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Suppose you're ready to buy a house and need a mortgage of $110,000. Would you rather your monthly payments be:

1. $6492. $787

3. $807

4. $779

5. $745

6. $995

This is a no-brainer, you say to yourself. Of course I would prefer to pay $649. But if you looked ahead a little bit, you might make a different decision.

The $649 would last for only 12 payments, courtesy of a one-year

adjustable rate mortgage at an initial interest rate of 5.9 percent.

In the second year of the typical ARM, your payment would rise 2 percentage points, which would give you a rate of 7.9 percent and a payment of $787. But by the third year, an ARM hooked to the one-year Treasury index would require a payment of $807 at today's rates.

Unless you planned to stay in the house only three or four years, you probably would be unwise to choose the ARM.

Another choice would be the traditional 30-year mortgage, currently offered at about 7.7 percent. On a $110,000 mortgage, that would require a monthly payment of $779.

This is a safe choice - your rate won't change and neither will your payments for as long as you live in the house or keep the mortgage. But you're paying top dollar for this long-term safety. Maybe you don't need that much safety.

If you're buying your first house or know you'll be transferred in the next five years or are pretty sure this isn't the forever-after house of your dreams, why pay so much for a mortgage?

A better option might be a seven-year balloon, which generally carries an interest rate about half a percentage point below the 30-year mortgage. Currently, you can get a seven-year balloon at a rate of 7.2 percent and a monthly payment of $745 on a $110,000 mortgage.

With a balloon mortgage, the interest rate and payments remain the same throughout the life of the loan. But when the balloon comes due, you have to pay off the loan. Generally, that means selling the house or refinancing. Some balloons give you the option of extending the mortgage but at whatever interest rate prevails atthe time.

Balloon mortgages are perfect for people who can't live with the uncertainty of an ARM but know they will not be in a house more than six or seven years.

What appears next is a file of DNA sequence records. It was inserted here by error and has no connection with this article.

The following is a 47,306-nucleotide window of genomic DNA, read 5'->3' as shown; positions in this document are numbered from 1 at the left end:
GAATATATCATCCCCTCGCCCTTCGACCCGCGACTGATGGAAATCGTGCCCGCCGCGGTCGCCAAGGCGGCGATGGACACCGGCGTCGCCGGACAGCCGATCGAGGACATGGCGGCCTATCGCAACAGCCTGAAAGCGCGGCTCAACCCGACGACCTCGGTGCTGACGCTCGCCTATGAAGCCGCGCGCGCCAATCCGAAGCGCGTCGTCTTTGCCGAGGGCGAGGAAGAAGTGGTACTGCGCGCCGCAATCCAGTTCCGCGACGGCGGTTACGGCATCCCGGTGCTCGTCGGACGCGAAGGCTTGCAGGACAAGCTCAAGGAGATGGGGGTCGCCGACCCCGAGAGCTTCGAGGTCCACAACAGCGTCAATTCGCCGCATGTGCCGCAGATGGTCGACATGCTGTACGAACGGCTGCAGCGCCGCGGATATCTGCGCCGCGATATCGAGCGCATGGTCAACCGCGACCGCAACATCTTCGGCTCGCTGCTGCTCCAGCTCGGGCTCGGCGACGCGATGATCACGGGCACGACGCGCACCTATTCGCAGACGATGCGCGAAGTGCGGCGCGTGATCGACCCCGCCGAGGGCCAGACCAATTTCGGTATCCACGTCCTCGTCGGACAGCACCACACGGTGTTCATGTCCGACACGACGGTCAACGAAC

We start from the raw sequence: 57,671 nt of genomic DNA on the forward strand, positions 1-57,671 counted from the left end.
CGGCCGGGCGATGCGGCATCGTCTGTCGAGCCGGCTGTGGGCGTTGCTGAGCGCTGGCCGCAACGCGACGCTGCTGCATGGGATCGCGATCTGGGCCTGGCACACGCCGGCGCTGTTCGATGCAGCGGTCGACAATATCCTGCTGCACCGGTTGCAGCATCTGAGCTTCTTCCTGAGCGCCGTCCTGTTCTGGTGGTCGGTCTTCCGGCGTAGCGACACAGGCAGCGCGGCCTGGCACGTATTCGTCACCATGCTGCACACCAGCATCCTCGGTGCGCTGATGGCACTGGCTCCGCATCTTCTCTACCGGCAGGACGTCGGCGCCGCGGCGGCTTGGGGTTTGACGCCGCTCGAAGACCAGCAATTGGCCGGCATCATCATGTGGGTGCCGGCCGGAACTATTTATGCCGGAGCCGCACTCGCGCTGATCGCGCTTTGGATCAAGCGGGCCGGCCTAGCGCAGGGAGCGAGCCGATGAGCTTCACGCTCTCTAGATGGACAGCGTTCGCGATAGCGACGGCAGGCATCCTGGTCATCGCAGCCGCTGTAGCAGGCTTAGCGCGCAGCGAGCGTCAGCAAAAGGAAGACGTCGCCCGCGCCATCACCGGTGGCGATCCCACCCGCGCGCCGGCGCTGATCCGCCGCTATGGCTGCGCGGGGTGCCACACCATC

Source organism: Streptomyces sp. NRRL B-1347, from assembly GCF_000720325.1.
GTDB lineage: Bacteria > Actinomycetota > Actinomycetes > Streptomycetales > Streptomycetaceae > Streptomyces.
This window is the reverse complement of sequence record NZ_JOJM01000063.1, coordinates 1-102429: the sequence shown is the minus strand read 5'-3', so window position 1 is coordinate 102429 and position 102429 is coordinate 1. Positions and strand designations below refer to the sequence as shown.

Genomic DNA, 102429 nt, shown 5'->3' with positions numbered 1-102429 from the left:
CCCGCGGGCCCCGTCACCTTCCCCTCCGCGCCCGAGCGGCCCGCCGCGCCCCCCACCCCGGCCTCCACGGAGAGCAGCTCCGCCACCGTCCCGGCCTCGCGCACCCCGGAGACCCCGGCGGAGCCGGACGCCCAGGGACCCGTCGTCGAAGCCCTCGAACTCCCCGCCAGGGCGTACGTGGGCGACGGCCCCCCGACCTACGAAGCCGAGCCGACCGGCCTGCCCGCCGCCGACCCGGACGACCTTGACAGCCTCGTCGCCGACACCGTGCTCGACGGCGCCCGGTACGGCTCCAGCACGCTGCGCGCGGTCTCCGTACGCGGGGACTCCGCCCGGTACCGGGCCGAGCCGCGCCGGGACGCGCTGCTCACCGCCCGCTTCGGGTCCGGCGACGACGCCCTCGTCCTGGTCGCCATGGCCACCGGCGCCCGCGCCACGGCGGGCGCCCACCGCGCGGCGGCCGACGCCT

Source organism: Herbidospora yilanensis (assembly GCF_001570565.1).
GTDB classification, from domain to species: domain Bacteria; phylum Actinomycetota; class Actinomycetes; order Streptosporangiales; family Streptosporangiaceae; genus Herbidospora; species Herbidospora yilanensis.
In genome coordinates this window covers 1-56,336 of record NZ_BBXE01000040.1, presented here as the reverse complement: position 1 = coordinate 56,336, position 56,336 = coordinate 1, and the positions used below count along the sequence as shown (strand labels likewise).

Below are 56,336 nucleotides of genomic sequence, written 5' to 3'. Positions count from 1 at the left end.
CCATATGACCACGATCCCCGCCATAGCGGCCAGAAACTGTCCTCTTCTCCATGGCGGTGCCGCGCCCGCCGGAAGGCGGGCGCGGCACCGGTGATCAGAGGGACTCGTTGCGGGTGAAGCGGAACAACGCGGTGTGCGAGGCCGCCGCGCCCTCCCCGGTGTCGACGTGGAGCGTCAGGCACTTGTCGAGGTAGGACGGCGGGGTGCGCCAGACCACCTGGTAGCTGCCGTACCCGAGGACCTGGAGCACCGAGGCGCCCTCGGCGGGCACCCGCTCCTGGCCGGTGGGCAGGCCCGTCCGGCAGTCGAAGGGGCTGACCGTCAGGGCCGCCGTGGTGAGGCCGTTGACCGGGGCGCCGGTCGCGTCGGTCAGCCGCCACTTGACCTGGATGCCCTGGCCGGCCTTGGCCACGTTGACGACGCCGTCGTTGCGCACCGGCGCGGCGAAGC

The final payment in the list above - $995 - looks intimidating but will cost you the least, by far, in the long run. That would be the monthly payment on a 15-year mortgage of $110,000 with an interest rate of 7.2 percent.

First-time homebuyers generally cannot afford the stiff payments on a 15-year mortgage, but many move-up buyers and refinan- cers choose this option because they love the quick equity buildup that results and exult in the knowledge that they will be free of a mortgage in the time it takes an infant to grow to adolescence.

The following chart compares a $110,000 mortgage with a 15-year mortgage at 7.2 percent interest and a 30-year mortgage at 7.7 percent interest:



How mortgages compare

30-year, $110,000 mortgage. Interest rate: 7.7 percent

Year Interest Principal Balance

1 $7,405 $2,280 $104,105

2 $7,955 $1,730 $102,375

3 $7,817 $1,868 $100,507

4 $7,668 $2,017 $ 98,489

5 $7,507 $2,178 $ 96,311

6 $7,334 $2,351 $ 93,959

7 $7,146 $2,539 $ 91,420

15-year, $110,000 mortgage. Interest rate: 7.2 percent

Year Interest Principal Balance

1 $7,079 $4,861 $105,138

2 $7,422 $4,518 $100,620

3 $7,086 $4,854 $ 95,766

4 $6,725 $5,215 $ 90,550

5 $6,337 $5,603 $ 84,946

6 $5,920 $6,020 $ 78,925

7 $5,471 $6,469 $ 72,456

Note that in the sixth year of mortgage payments, you begin paying more on the principal than is going toward interest with the 15-year mortgage; meanwhile, interest payments on the 30-year mortgage are still more than three times the amount going to principal.